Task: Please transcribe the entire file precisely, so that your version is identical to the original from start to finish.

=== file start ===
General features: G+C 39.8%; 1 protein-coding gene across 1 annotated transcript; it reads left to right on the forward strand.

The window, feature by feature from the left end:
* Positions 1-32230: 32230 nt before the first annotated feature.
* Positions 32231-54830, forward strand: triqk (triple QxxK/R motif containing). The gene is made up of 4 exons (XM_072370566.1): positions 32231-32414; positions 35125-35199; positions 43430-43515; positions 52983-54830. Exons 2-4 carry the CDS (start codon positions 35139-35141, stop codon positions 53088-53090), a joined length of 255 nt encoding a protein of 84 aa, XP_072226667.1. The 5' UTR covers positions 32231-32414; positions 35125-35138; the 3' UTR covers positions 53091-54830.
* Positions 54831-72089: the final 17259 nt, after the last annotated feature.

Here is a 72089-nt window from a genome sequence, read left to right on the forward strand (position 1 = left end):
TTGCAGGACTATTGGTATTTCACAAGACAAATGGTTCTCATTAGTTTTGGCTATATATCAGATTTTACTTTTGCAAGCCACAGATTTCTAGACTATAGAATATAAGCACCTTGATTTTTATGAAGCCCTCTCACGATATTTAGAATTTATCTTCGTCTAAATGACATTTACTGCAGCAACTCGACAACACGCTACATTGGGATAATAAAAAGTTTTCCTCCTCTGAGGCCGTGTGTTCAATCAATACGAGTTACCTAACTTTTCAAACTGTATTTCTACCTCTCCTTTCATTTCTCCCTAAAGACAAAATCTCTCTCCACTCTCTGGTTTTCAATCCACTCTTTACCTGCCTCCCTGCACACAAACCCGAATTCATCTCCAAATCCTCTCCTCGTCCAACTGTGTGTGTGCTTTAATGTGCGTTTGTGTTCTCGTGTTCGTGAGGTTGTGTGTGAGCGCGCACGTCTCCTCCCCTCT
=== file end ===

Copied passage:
General features: G+C 39.8%; 1 protein-coding gene across 1 annotated transcript; it reads left to right on the forward strand.

The window, feature by feature from the left end:
* Positions 1-32230: 32230 nt before the first annotated feature.
* Positions 32231-54830, forward strand: triqk (triple QxxK/R motif containing). The gene is made up of 4 exons (XM_072370566.1): positions 32231-32414; positions 35125-35199; positions 43430-43515; positions 52983-54830. Exons 2-4 carry the CDS (start codon positions 35139-35141, stop codon positions 53088-53090), a joined length of 255 nt encoding a protein of 84 aa, XP_072226667.1. The 5' UTR covers positions 32231-32414; positions 35125-35138; the 3' UTR covers positions 53091-54830.
* Positions 54831-72089: the final 17259 nt, after the last annotated feature.

Here is a 72089-nt window from a genome sequence, read left to right on the forward strand (position 1 = left end):
TTGCAGGACTATTGGTATTTCACAAGACAAATGGTTCTCATTAGTTTTGGCTATATATCAGATTTTACTTTTGCAAGCCACAGATTTCTAGACTATAGAATATAAGCACCTTGATTTTTATGAAGCCCTCTCACGATATTTAGAATTTATCTTCGTCTAAATGACATTTACTGCAGCAACTCGACAACACGCTACATTGGGATAATAAAAAGTTTTCCTCCTCTGAGGCCGTGTGTTCAATCAATACGAGTTACCTAACTTTTCAAACTGTATTTCTACCTCTCCTTTCATTTCTCCCTAAAGACAAAATCTCTCTCCACTCTCTGGTTTTCAATCCACTCTTTACCTGCCTCCCTGCACACAAACCCGAATTCATCTCCAAATCCTCTCCTCGTCCAACTGTGTGTGTGCTTTAATGTGCGTTTGTGTTCTCGTGTTCGTGAGGTTGTGTGTGAGCGCGCACGTCTCCTCCCCTCT